A brisk, engrossing and intelligent thriller, The Bourne Supremacy stars Matt Damon as amnesiac assassin Jason Bourne, pulled back into the spy game when a Russian killer (Karl Urban) tracks him down in India. Fleeing the haven he's found with girlfriend Marie (Franka Potente), Bourne sprints and scraps his way around Europe, trying to discover why the CIA is out to get him. Meanwhile, Joan Allen's hard-nosed government spook uncovers the secrets of agency-within-the-agency Treadstone and butts heads with shady veteran Brian Cox...
As with franchise-starter The Bourne Identity (which belied bad buzz to become a big hit), this is a studio production with an indie sensibility. It is not overly complex, but neither is it patronising in the manner of many mainstream movies which emphasise every plot point to exhaustion. Paul Greengrass - the British director behind Bloody Sunday - treats the audience with respect, while the action is lent immediacy by his preference for in-your-face handheld camera work (the air is always heavy with the suggestion of violence).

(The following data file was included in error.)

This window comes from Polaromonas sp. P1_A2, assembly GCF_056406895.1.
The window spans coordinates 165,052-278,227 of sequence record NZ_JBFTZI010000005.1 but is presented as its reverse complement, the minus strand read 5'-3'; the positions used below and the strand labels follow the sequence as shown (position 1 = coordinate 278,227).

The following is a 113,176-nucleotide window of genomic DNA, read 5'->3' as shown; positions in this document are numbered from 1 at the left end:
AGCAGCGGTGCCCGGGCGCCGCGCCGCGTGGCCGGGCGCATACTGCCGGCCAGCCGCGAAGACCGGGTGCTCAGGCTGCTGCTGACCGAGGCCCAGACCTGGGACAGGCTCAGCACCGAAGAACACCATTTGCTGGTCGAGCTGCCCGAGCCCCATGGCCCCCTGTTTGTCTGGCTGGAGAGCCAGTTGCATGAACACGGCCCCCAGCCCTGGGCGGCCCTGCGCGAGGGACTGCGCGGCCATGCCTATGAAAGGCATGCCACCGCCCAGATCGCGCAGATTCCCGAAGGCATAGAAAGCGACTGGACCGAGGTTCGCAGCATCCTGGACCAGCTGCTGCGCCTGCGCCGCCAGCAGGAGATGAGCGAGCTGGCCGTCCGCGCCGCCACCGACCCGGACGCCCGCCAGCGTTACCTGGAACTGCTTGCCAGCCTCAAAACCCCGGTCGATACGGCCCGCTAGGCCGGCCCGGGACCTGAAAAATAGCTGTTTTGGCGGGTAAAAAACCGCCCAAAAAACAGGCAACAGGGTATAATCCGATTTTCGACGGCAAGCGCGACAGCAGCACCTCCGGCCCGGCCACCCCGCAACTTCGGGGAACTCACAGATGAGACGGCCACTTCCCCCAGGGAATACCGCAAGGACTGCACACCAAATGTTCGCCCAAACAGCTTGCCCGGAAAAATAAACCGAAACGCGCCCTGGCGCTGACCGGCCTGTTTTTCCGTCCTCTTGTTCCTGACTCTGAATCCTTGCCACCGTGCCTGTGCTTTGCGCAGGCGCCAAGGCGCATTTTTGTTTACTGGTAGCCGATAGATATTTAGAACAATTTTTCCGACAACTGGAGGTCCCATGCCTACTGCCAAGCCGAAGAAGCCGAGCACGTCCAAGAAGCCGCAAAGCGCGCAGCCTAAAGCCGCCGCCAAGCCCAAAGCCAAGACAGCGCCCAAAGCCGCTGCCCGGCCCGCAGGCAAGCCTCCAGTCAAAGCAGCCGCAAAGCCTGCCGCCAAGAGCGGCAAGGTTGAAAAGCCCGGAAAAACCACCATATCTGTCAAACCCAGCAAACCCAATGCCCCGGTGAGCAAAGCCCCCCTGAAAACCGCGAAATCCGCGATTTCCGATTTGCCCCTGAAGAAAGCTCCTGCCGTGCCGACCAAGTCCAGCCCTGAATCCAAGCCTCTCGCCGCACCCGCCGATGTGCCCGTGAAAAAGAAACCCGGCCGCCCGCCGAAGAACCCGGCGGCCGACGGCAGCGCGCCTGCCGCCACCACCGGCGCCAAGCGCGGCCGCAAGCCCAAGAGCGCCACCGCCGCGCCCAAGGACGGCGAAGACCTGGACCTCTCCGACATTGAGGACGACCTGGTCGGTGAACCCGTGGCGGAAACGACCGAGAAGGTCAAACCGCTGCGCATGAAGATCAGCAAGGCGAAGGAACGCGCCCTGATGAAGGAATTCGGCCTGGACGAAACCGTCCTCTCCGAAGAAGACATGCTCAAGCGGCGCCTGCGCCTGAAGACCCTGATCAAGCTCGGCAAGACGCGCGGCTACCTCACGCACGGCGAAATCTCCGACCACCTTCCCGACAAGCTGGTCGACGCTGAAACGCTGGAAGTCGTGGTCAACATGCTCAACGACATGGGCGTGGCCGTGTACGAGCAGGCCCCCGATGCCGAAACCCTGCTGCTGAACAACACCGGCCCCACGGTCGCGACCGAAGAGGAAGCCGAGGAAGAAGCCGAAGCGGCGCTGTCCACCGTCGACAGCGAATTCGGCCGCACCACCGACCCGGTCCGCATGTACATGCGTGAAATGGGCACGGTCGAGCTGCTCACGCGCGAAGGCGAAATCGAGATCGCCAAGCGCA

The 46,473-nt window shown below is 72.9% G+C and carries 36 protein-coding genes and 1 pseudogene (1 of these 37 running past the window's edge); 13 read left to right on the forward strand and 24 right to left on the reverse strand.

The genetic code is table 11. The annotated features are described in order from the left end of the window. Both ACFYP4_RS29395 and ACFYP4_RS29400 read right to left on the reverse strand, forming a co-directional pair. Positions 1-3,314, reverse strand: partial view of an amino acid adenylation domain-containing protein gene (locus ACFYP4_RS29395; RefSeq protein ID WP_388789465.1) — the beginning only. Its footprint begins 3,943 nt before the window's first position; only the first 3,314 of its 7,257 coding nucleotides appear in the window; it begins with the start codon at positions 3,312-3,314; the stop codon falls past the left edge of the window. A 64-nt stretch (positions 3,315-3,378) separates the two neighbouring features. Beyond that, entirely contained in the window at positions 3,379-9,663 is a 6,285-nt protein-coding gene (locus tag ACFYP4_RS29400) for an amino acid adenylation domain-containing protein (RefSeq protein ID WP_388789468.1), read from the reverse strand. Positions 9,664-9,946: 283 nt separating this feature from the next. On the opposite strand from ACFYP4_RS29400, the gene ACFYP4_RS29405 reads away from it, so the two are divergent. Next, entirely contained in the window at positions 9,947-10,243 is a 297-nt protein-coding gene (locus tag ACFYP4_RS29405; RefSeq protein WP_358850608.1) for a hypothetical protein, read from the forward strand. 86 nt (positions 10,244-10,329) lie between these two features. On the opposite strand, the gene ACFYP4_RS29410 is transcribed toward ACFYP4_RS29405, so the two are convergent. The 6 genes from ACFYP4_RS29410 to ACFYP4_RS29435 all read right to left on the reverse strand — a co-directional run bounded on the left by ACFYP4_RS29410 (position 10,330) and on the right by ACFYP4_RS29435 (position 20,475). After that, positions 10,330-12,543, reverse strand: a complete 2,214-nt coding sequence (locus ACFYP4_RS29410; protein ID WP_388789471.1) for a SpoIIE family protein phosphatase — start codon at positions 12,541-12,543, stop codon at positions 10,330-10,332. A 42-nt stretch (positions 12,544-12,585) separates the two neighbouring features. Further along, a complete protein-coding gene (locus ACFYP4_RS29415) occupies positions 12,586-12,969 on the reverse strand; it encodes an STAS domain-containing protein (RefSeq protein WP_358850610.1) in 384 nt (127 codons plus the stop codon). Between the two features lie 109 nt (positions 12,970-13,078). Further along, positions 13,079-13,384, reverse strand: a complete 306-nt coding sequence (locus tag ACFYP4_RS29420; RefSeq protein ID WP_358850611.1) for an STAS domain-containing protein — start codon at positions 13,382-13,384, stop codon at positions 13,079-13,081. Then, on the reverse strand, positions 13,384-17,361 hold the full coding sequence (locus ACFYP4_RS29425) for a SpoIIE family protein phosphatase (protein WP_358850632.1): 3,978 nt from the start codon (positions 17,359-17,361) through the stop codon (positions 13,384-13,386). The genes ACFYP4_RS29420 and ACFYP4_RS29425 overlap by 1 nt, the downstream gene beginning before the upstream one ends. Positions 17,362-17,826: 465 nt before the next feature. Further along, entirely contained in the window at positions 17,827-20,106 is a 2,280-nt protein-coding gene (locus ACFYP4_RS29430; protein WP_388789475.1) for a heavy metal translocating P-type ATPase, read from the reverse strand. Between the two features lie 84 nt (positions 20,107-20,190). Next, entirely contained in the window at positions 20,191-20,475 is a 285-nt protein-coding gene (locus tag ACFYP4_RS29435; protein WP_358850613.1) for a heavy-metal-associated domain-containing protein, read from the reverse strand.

"DAMON IS ONE HELL OF AN ACTION HERO"
And Damon is one hell of an action hero. He does a lot with very little, imbuing his limited dialogue with both rage and sorrow, looking harder and more haunted as the picture progresses. The bloody, brutal magazine fight (you'll see) is as original as the first film's painful pen battle, but even the more outrageous action is invested with an unusual degree of realism (when you're shot, it hurts; when you fall, you limp).
The driving score by John Powell is expertly mixed with impressively ear-pounding sound effects; issues of moral choice and responsibility are examined; and Tony Gilroy's script gives Cox a particularly pertinent political speech. In all, plenty of reasons to hope for Bourne again.